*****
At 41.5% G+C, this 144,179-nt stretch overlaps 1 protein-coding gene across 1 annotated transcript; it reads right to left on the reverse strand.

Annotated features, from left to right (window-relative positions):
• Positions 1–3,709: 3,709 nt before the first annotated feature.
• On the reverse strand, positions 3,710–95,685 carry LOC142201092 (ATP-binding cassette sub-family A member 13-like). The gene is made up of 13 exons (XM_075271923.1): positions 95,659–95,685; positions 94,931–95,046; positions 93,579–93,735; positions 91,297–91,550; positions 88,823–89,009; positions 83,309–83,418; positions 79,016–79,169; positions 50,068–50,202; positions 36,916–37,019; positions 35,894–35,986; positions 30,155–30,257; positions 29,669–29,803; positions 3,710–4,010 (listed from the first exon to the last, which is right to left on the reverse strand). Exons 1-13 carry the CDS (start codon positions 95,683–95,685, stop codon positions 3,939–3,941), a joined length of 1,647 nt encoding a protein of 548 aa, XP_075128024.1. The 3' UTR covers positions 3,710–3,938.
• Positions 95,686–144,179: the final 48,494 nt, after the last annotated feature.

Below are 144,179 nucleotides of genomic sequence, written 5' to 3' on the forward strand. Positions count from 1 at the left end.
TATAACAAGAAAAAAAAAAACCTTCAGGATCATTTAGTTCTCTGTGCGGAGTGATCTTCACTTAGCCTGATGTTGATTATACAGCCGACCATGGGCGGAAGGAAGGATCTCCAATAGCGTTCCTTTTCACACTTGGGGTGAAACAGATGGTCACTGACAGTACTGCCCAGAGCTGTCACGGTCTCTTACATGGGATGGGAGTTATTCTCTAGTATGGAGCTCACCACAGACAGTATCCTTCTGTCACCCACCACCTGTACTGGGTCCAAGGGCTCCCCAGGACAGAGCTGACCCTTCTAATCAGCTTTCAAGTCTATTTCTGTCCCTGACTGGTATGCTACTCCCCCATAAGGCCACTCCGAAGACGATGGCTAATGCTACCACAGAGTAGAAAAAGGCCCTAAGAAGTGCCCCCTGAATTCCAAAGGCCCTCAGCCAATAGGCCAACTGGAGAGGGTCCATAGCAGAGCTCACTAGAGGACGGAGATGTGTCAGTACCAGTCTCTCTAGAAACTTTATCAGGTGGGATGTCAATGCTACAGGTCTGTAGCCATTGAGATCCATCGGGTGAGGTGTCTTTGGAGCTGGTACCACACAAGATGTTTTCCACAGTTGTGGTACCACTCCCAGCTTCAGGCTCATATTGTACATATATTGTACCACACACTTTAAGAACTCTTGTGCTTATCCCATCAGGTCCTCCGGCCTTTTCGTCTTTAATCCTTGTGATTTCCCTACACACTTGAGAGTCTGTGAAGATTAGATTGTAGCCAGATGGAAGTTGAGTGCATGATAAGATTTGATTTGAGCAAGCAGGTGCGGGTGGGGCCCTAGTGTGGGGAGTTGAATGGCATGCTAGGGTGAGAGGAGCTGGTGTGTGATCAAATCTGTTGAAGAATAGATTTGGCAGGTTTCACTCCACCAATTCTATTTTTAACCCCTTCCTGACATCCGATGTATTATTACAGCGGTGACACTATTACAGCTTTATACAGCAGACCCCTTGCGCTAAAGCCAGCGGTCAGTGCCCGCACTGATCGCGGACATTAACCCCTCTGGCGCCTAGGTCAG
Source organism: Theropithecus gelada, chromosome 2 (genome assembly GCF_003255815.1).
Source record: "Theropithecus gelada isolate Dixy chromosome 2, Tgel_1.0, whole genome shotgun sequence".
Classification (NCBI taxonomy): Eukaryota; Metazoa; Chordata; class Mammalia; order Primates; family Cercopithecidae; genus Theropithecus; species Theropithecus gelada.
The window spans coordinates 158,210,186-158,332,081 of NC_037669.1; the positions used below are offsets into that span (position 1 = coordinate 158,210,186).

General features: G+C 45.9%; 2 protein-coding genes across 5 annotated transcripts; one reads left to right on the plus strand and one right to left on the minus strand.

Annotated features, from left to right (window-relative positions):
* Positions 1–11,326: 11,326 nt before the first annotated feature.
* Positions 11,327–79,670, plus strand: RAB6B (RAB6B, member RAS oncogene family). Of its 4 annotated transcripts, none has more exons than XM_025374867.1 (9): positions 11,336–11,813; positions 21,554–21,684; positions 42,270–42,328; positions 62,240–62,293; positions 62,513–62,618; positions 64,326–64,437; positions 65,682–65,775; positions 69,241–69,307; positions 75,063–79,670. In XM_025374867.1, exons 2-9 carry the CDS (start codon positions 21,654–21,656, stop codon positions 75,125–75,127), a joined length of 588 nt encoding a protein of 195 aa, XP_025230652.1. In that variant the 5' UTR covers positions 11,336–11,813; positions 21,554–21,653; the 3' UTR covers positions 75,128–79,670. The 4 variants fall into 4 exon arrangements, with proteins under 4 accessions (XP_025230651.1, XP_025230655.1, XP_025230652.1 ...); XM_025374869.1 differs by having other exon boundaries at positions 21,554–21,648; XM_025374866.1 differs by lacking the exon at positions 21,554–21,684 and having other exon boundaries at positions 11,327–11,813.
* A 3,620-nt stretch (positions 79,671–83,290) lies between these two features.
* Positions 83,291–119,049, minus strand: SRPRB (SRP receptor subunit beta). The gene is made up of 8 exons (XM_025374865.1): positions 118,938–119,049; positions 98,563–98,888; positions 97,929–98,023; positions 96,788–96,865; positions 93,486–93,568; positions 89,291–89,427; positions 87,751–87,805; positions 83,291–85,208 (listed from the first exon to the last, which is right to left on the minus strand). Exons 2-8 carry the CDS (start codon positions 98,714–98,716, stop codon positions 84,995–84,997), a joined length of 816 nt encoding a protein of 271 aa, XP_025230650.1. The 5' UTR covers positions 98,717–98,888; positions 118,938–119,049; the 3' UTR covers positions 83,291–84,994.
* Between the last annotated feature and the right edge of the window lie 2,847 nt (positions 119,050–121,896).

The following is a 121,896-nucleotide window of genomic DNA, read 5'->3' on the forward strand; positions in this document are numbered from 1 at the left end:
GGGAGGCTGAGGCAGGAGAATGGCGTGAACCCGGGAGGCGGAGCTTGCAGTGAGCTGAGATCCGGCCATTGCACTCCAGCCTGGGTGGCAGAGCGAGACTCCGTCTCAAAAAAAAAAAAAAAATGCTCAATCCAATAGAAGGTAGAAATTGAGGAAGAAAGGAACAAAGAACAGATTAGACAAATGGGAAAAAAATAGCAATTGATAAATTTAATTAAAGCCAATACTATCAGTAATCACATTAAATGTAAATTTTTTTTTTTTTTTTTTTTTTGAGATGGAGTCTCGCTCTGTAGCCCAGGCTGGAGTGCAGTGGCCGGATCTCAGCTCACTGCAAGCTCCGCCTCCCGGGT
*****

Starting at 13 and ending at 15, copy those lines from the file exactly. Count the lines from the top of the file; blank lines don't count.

Annotated features, from left to right (window-relative positions):
* Positions 1–11,326: 11,326 nt before the first annotated feature.
* Positions 11,327–79,670, plus strand: RAB6B (RAB6B, member RAS oncogene family). Of its 4 annotated transcripts, none has more exons than XM_025374867.1 (9): positions 11,336–11,813; positions 21,554–21,684; positions 42,270–42,328; positions 62,240–62,293; positions 62,513–62,618; positions 64,326–64,437; positions 65,682–65,775; positions 69,241–69,307; positions 75,063–79,670. In XM_025374867.1, exons 2-9 carry the CDS (start codon positions 21,654–21,656, stop codon positions 75,125–75,127), a joined length of 588 nt encoding a protein of 195 aa, XP_025230652.1. In that variant the 5' UTR covers positions 11,336–11,813; positions 21,554–21,653; the 3' UTR covers positions 75,128–79,670. The 4 variants fall into 4 exon arrangements, with proteins under 4 accessions (XP_025230651.1, XP_025230655.1, XP_025230652.1 ...); XM_025374869.1 differs by having other exon boundaries at positions 21,554–21,648; XM_025374866.1 differs by lacking the exon at positions 21,554–21,684 and having other exon boundaries at positions 11,327–11,813.